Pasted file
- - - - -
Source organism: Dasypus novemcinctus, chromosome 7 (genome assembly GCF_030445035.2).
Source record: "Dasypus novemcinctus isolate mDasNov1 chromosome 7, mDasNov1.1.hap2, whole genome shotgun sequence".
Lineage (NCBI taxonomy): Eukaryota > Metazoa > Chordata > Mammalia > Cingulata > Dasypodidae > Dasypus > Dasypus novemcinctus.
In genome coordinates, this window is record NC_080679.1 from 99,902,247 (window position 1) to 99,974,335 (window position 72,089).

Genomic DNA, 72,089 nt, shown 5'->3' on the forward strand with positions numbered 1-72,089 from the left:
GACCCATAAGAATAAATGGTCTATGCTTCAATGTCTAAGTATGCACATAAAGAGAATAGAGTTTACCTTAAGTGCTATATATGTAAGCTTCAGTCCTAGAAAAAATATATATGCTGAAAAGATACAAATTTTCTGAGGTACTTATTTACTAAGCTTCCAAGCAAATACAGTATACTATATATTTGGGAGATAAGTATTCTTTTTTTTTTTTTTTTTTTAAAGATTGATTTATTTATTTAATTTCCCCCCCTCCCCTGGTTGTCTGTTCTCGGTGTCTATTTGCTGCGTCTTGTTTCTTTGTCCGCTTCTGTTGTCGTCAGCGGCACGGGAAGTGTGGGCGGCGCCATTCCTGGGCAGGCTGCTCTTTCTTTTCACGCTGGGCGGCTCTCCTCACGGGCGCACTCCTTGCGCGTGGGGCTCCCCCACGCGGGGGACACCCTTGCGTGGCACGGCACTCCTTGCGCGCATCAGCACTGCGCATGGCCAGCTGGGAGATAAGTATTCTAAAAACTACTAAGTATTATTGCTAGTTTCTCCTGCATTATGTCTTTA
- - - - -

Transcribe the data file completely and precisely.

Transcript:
Source organism: Dasypus novemcinctus, chromosome 7 (genome assembly GCF_030445035.2).
Source record: "Dasypus novemcinctus isolate mDasNov1 chromosome 7, mDasNov1.1.hap2, whole genome shotgun sequence".
Lineage (NCBI taxonomy): Eukaryota > Metazoa > Chordata > Mammalia > Cingulata > Dasypodidae > Dasypus > Dasypus novemcinctus.
In genome coordinates, this window is record NC_080679.1 from 99,902,247 (window position 1) to 99,974,335 (window position 72,089).

Genomic DNA, 72,089 nt, shown 5'->3' on the forward strand with positions numbered 1-72,089 from the left:
GACCCATAAGAATAAATGGTCTATGCTTCAATGTCTAAGTATGCACATAAAGAGAATAGAGTTTACCTTAAGTGCTATATATGTAAGCTTCAGTCCTAGAAAAAATATATATGCTGAAAAGATACAAATTTTCTGAGGTACTTATTTACTAAGCTTCCAAGCAAATACAGTATACTATATATTTGGGAGATAAGTATTCTTTTTTTTTTTTTTTTTTTAAAGATTGATTTATTTATTTAATTTCCCCCCCTCCCCTGGTTGTCTGTTCTCGGTGTCTATTTGCTGCGTCTTGTTTCTTTGTCCGCTTCTGTTGTCGTCAGCGGCACGGGAAGTGTGGGCGGCGCCATTCCTGGGCAGGCTGCTCTTTCTTTTCACGCTGGGCGGCTCTCCTCACGGGCGCACTCCTTGCGCGTGGGGCTCCCCCACGCGGGGGACACCCTTGCGTGGCACGGCACTCCTTGCGCGCATCAGCACTGCGCATGGCCAGCTGGGAGATAAGTATTCTAAAAACTACTAAGTATTATTGCTAGTTTCTCCTGCATTATGTCTTTA